A tense stand-off between police and migrants on a train in Hungary is continuing into a second day.
On Thursday, police let the migrants board the train in Budapest but then tried to force them off at a refugee camp to the west of the capital.
Hungarian MPs face a key vote later on whether to tighten border controls as migrants try to pass through to their preferred destination, Germany.
Three other European meetings on Friday will discuss the migrant crisis.
Members of the European Commission are also flying to the Greek island of Kos to examine the difficulties caused by the large numbers of refugees and migrants landing there.
Meanwhile, a Syrian Kurdish child who drowned while attempting to cross to Kos is due to be buried in his hometown of Kobane on Friday.
The family of Alan Kurdi has crossed the border from Turkey to Syria, carrying coffins bearing his body and those of family members who died with him.
Images of the toddler’s limp body, washed ashore on a Turkish beach, were widely circulated on Thursday, heightening outrage over the migrant crisis.
The Hungarian MPs will also vote on creating new holding camps for migrants, and on whether the situation constitutes a state of emergency.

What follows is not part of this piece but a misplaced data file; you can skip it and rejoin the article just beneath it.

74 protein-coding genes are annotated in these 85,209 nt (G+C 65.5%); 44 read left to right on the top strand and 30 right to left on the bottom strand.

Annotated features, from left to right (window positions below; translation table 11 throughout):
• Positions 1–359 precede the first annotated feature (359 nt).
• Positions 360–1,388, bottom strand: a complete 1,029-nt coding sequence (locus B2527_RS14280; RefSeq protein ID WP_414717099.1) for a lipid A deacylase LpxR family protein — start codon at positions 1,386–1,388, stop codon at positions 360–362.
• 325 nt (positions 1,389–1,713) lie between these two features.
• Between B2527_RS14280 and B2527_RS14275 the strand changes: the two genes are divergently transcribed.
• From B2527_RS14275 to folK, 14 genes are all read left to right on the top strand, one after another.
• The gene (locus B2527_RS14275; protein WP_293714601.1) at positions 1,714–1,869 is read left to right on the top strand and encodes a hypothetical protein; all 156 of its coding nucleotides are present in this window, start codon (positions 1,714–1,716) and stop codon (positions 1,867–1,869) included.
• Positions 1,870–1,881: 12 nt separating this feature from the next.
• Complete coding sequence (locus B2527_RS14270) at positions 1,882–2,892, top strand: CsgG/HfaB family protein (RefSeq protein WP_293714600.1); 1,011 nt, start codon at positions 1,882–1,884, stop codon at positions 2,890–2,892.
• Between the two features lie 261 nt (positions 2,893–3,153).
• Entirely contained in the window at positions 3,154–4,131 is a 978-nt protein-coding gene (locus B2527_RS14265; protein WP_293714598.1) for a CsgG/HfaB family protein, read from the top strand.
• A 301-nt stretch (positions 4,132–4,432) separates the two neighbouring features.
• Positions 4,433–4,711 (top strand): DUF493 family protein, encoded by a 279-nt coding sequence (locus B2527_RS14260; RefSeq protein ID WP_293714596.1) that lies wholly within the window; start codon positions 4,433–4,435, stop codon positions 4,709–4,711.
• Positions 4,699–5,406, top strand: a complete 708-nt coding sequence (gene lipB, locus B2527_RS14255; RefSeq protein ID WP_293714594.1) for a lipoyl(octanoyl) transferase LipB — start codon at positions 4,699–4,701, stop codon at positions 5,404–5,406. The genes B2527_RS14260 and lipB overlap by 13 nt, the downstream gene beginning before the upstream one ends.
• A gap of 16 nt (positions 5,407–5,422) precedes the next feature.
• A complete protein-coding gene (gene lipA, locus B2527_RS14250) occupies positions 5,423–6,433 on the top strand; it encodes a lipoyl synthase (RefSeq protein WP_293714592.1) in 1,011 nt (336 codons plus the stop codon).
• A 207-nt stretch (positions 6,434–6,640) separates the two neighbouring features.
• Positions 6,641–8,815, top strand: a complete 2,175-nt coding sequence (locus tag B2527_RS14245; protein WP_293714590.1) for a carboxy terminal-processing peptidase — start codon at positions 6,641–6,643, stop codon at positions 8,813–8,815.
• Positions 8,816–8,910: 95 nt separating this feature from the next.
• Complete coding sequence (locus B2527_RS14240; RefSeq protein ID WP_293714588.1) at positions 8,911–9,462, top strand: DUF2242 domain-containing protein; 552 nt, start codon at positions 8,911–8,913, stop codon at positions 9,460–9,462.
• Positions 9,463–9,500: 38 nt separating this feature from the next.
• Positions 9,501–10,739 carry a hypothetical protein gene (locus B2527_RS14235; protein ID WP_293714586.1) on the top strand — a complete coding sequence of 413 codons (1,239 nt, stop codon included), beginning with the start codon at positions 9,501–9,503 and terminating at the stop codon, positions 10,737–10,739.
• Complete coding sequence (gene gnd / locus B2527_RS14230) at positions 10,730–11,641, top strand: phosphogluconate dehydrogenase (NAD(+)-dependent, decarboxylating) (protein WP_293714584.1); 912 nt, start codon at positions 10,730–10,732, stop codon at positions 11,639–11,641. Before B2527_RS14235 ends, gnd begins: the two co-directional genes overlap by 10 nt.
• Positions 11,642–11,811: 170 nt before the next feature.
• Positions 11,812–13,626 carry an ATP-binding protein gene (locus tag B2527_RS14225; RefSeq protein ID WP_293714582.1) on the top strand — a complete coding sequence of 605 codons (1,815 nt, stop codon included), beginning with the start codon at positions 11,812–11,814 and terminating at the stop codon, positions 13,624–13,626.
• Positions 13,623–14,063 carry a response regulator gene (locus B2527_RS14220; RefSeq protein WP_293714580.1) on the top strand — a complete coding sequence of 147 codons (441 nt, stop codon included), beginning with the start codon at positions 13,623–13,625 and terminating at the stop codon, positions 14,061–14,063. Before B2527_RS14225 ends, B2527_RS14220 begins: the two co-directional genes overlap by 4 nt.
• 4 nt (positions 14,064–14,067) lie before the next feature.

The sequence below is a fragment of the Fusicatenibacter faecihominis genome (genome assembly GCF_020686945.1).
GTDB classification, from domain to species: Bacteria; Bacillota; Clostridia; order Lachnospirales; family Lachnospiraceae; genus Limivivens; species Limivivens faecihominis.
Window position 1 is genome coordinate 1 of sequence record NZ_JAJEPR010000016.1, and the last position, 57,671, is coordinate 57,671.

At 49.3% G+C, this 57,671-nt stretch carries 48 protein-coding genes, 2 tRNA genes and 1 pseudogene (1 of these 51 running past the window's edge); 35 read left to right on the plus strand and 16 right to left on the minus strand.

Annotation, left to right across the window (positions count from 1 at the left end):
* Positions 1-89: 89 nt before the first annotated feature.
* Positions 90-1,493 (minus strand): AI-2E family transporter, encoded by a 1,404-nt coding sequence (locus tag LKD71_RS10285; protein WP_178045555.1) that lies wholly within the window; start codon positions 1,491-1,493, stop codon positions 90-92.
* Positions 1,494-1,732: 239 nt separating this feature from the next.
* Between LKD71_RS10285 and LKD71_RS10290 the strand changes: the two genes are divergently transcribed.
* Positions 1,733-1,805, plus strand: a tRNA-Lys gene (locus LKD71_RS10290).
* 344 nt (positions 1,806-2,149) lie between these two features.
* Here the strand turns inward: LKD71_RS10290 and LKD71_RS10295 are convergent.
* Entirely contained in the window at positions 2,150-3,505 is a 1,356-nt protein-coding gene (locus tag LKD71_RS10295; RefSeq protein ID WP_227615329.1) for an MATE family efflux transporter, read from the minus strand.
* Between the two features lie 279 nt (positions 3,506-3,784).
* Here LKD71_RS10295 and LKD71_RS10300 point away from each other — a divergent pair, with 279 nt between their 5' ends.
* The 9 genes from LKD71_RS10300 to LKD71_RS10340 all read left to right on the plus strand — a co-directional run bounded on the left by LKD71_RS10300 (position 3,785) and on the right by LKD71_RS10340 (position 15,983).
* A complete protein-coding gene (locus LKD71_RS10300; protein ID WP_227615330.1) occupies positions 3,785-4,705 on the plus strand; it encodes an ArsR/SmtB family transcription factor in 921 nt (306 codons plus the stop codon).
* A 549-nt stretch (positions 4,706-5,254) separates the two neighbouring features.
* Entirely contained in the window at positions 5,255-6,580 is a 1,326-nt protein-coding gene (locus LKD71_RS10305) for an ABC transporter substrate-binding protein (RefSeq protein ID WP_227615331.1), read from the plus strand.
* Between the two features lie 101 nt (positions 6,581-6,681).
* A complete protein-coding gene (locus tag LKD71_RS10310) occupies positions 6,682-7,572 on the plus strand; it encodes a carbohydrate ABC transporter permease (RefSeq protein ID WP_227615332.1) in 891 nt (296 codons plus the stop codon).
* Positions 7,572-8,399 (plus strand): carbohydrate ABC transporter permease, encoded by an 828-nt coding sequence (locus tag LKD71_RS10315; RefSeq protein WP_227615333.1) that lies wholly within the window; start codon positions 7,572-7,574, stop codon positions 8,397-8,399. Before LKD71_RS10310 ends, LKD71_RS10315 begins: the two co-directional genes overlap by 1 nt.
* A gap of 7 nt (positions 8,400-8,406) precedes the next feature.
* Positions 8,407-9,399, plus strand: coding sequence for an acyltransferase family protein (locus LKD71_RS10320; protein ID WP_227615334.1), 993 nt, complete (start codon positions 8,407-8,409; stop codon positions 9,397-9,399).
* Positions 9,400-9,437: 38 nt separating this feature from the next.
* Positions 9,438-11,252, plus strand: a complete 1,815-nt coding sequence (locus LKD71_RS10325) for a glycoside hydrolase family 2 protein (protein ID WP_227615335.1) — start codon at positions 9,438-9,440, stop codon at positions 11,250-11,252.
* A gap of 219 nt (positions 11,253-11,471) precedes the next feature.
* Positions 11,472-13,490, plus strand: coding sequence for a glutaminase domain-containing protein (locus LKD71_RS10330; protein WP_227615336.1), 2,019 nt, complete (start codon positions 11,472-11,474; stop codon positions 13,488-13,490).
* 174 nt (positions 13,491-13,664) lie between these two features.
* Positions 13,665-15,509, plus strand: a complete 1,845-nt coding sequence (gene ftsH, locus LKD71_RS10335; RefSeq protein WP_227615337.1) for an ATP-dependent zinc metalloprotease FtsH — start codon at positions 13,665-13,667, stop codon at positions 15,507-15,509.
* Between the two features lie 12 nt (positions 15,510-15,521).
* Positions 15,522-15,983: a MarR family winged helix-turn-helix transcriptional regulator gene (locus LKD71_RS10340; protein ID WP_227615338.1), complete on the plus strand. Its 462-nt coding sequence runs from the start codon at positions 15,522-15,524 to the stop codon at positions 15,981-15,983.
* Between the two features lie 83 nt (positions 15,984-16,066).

Prime Minister Viktor Orban on Thursday described the situation as a “German problem” as Germany was where those arriving in the EU “would like to go”.
However, Luxembourg’s Foreign Minister Jean Asselborn – who is heading the EU meetings on the crisis – criticised Hungary’s conservative leader on German television on Thursday night, saying: “One sometimes has to be ashamed for Viktor Orban.”
European Council President Donald Tusk said at least 100,000 refugees should be distributed across EU states – a sharp increase on a previous European Commission target of 40,000.
German Chancellor Angela Merkel and French President Francois Hollande said they would present plans for the redistribution of refugees within the EU.